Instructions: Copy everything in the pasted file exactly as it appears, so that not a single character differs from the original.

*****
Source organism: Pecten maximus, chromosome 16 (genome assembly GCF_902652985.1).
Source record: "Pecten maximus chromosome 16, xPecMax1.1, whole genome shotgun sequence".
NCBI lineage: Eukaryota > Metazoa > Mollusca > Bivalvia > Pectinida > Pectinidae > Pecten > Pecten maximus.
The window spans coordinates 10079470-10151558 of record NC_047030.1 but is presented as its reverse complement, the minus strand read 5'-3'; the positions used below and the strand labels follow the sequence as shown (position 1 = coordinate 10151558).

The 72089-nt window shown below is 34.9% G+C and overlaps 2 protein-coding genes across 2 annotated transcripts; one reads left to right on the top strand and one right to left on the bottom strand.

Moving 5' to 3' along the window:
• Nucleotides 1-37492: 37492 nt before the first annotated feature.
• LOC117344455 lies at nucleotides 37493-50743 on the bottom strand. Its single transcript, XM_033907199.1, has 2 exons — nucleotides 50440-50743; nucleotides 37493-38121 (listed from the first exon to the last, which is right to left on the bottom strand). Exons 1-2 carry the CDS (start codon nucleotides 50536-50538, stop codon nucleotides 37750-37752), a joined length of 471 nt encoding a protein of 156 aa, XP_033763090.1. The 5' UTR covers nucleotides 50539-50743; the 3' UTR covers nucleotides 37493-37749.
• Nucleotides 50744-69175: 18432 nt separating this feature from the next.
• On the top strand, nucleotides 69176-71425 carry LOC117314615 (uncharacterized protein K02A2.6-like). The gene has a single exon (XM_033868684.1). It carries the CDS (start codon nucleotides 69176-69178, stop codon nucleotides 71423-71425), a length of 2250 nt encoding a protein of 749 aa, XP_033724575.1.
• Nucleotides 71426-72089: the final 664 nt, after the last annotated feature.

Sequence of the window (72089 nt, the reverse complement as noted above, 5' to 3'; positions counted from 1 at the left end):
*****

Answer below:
Source organism: Pecten maximus, chromosome 16 (genome assembly GCF_902652985.1).
Source record: "Pecten maximus chromosome 16, xPecMax1.1, whole genome shotgun sequence".
NCBI lineage: Eukaryota > Metazoa > Mollusca > Bivalvia > Pectinida > Pectinidae > Pecten > Pecten maximus.
The window spans coordinates 10079470-10151558 of record NC_047030.1 but is presented as its reverse complement, the minus strand read 5'-3'; the positions used below and the strand labels follow the sequence as shown (position 1 = coordinate 10151558).

The 72089-nt window shown below is 34.9% G+C and overlaps 2 protein-coding genes across 2 annotated transcripts; one reads left to right on the top strand and one right to left on the bottom strand.

Moving 5' to 3' along the window:
• Nucleotides 1-37492: 37492 nt before the first annotated feature.
• LOC117344455 lies at nucleotides 37493-50743 on the bottom strand. Its single transcript, XM_033907199.1, has 2 exons — nucleotides 50440-50743; nucleotides 37493-38121 (listed from the first exon to the last, which is right to left on the bottom strand). Exons 1-2 carry the CDS (start codon nucleotides 50536-50538, stop codon nucleotides 37750-37752), a joined length of 471 nt encoding a protein of 156 aa, XP_033763090.1. The 5' UTR covers nucleotides 50539-50743; the 3' UTR covers nucleotides 37493-37749.
• Nucleotides 50744-69175: 18432 nt separating this feature from the next.
• On the top strand, nucleotides 69176-71425 carry LOC117314615 (uncharacterized protein K02A2.6-like). The gene has a single exon (XM_033868684.1). It carries the CDS (start codon nucleotides 69176-69178, stop codon nucleotides 71423-71425), a length of 2250 nt encoding a protein of 749 aa, XP_033724575.1.
• Nucleotides 71426-72089: the final 664 nt, after the last annotated feature.

Sequence of the window (72089 nt, the reverse complement as noted above, 5' to 3'; positions counted from 1 at the left end):